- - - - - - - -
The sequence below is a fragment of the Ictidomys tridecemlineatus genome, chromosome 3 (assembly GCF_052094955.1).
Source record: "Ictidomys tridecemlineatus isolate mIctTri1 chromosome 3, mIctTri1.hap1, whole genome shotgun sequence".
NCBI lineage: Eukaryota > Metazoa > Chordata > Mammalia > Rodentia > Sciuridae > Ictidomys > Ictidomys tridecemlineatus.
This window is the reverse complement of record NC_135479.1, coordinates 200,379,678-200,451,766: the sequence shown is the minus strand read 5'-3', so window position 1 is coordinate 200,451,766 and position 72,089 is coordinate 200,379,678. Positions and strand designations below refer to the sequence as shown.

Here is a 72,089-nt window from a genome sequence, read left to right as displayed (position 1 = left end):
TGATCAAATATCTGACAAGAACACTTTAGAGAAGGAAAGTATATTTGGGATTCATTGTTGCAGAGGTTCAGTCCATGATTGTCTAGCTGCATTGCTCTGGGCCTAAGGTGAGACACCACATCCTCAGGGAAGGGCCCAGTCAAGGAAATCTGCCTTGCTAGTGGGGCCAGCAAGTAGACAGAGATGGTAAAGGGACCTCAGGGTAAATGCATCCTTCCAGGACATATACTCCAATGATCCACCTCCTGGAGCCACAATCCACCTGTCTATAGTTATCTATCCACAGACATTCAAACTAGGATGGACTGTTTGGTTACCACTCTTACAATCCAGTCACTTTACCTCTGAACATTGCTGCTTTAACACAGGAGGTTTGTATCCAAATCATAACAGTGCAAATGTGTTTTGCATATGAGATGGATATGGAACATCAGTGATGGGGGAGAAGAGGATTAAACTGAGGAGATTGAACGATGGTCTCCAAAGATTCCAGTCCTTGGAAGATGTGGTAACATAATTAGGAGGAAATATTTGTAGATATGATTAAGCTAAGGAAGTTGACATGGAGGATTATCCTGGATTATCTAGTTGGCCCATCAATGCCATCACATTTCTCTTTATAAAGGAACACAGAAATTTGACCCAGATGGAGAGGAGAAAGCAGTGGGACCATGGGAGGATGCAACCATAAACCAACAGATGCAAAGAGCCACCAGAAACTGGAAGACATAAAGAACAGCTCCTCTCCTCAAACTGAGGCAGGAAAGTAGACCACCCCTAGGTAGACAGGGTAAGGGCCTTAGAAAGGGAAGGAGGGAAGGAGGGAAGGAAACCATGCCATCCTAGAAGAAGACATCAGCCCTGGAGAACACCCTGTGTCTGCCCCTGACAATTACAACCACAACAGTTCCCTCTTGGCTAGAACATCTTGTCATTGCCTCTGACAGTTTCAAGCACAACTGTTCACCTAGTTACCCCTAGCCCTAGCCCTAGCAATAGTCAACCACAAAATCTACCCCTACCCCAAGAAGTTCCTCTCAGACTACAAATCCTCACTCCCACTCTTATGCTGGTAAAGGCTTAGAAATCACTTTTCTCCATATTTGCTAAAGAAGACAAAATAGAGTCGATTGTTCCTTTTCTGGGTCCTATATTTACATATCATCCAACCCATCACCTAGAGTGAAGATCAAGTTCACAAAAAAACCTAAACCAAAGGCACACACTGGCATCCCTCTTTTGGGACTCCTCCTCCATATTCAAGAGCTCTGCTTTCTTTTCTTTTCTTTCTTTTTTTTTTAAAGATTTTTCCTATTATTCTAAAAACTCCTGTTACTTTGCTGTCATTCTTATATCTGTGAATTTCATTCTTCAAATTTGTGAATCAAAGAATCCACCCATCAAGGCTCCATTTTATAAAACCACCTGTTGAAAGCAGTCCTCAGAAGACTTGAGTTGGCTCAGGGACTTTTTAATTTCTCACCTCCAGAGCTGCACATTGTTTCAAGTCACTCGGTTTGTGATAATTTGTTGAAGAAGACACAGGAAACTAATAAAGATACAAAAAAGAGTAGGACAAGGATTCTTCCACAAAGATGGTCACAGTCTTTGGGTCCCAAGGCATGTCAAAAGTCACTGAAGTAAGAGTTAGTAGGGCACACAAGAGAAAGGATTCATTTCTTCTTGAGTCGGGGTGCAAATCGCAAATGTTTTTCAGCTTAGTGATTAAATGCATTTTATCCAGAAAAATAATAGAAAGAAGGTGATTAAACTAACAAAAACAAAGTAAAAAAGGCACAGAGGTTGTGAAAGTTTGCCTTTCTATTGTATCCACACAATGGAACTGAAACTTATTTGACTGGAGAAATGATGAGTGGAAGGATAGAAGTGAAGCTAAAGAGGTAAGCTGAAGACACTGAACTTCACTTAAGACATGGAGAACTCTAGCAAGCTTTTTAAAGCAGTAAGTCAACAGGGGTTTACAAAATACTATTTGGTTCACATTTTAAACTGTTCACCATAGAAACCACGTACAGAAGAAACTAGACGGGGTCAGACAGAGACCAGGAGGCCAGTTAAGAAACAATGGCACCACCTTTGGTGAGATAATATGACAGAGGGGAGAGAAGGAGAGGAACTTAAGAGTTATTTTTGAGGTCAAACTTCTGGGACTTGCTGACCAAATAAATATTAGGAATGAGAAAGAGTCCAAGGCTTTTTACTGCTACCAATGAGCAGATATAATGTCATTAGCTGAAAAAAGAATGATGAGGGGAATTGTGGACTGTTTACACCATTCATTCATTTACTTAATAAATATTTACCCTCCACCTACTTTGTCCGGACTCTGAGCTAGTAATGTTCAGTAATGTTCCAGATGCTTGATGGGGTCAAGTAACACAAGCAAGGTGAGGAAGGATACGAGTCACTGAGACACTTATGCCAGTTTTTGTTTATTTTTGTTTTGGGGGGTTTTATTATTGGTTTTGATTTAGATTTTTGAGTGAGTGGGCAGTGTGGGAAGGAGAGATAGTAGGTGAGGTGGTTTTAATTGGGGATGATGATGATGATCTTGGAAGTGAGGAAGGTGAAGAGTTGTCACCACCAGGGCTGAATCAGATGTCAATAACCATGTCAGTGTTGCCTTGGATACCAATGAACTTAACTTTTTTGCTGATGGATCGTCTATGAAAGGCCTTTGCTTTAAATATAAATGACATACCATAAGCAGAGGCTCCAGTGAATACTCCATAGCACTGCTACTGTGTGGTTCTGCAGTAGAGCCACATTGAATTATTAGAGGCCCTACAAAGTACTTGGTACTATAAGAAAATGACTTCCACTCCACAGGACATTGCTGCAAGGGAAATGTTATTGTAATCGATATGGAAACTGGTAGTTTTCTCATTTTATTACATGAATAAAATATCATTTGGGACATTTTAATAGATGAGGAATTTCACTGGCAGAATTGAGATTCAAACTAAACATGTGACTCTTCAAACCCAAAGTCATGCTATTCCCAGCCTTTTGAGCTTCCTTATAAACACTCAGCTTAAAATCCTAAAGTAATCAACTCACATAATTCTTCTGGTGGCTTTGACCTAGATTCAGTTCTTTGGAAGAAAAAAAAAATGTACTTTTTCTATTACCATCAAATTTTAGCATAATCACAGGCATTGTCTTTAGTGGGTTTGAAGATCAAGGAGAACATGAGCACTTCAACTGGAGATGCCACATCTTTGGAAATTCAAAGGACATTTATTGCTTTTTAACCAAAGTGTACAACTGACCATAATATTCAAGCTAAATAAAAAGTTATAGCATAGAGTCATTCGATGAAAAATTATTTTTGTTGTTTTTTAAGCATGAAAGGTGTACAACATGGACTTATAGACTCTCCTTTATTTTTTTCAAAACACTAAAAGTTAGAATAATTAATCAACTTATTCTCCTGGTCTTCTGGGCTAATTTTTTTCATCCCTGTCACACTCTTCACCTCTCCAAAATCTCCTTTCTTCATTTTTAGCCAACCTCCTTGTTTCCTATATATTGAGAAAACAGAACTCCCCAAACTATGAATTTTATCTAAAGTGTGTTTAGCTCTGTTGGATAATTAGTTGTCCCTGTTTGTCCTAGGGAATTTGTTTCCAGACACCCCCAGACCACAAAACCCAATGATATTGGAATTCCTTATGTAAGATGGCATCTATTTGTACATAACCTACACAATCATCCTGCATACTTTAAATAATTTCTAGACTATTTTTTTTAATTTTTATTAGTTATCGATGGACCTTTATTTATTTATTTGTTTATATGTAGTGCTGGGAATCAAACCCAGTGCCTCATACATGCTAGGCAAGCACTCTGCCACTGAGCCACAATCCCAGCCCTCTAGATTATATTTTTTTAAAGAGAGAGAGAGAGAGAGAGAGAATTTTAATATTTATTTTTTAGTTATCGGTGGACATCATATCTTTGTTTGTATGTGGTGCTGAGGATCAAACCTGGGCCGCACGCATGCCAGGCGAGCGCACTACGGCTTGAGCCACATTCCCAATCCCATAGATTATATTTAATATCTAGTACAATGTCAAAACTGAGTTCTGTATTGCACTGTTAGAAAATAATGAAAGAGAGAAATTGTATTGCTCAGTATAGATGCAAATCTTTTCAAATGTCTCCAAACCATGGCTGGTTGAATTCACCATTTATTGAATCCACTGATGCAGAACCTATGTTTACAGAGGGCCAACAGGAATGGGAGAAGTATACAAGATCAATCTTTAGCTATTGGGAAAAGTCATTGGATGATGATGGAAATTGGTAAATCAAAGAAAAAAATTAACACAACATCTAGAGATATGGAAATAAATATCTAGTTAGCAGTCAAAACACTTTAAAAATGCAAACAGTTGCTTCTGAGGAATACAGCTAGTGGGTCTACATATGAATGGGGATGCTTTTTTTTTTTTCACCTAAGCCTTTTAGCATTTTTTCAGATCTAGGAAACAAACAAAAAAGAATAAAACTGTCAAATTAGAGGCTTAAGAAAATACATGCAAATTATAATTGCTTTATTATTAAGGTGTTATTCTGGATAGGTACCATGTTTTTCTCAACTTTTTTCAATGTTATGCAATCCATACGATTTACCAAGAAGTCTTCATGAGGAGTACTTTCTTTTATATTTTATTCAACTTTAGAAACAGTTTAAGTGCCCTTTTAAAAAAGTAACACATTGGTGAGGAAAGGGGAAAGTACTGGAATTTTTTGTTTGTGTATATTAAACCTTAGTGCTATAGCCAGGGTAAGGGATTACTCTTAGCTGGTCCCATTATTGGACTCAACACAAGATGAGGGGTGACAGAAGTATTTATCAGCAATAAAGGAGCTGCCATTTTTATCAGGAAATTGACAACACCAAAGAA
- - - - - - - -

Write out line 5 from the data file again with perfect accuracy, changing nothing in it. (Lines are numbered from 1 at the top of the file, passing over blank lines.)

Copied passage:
Here is a 72,089-nt window from a genome sequence, read left to right as displayed (position 1 = left end):